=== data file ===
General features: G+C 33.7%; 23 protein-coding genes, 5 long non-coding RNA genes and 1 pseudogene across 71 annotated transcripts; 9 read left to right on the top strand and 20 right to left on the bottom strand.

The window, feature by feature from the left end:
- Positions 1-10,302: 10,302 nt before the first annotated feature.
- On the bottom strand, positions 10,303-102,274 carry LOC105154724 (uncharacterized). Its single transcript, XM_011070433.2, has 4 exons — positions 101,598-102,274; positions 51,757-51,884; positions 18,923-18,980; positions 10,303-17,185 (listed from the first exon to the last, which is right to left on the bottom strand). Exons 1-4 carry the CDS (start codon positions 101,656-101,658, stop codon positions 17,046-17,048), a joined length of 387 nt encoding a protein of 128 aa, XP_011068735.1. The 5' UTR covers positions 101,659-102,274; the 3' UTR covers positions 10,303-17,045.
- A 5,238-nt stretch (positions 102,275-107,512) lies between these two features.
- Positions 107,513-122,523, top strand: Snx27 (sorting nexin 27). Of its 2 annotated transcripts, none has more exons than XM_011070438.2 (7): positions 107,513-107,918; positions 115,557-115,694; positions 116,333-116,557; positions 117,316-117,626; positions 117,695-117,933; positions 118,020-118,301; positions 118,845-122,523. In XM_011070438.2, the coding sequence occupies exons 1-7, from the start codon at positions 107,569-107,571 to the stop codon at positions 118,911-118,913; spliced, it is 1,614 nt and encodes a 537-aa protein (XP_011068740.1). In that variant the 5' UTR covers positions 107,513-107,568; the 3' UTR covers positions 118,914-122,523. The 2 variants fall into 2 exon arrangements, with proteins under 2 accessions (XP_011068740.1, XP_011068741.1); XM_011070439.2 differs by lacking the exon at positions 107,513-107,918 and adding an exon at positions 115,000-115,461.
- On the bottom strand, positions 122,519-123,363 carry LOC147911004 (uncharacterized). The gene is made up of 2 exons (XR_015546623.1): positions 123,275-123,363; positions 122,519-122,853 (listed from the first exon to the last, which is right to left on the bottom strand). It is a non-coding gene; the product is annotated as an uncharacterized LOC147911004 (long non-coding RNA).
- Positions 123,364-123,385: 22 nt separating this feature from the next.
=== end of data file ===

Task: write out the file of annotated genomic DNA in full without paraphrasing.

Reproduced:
General features: G+C 33.7%; 23 protein-coding genes, 5 long non-coding RNA genes and 1 pseudogene across 71 annotated transcripts; 9 read left to right on the top strand and 20 right to left on the bottom strand.

The window, feature by feature from the left end:
- Positions 1-10,302: 10,302 nt before the first annotated feature.
- On the bottom strand, positions 10,303-102,274 carry LOC105154724 (uncharacterized). Its single transcript, XM_011070433.2, has 4 exons — positions 101,598-102,274; positions 51,757-51,884; positions 18,923-18,980; positions 10,303-17,185 (listed from the first exon to the last, which is right to left on the bottom strand). Exons 1-4 carry the CDS (start codon positions 101,656-101,658, stop codon positions 17,046-17,048), a joined length of 387 nt encoding a protein of 128 aa, XP_011068735.1. The 5' UTR covers positions 101,659-102,274; the 3' UTR covers positions 10,303-17,045.
- A 5,238-nt stretch (positions 102,275-107,512) lies between these two features.
- Positions 107,513-122,523, top strand: Snx27 (sorting nexin 27). Of its 2 annotated transcripts, none has more exons than XM_011070438.2 (7): positions 107,513-107,918; positions 115,557-115,694; positions 116,333-116,557; positions 117,316-117,626; positions 117,695-117,933; positions 118,020-118,301; positions 118,845-122,523. In XM_011070438.2, the coding sequence occupies exons 1-7, from the start codon at positions 107,569-107,571 to the stop codon at positions 118,911-118,913; spliced, it is 1,614 nt and encodes a 537-aa protein (XP_011068740.1). In that variant the 5' UTR covers positions 107,513-107,568; the 3' UTR covers positions 118,914-122,523. The 2 variants fall into 2 exon arrangements, with proteins under 2 accessions (XP_011068740.1, XP_011068741.1); XM_011070439.2 differs by lacking the exon at positions 107,513-107,918 and adding an exon at positions 115,000-115,461.
- On the bottom strand, positions 122,519-123,363 carry LOC147911004 (uncharacterized). The gene is made up of 2 exons (XR_015546623.1): positions 123,275-123,363; positions 122,519-122,853 (listed from the first exon to the last, which is right to left on the bottom strand). It is a non-coding gene; the product is annotated as an uncharacterized LOC147911004 (long non-coding RNA).
- Positions 123,364-123,385: 22 nt separating this feature from the next.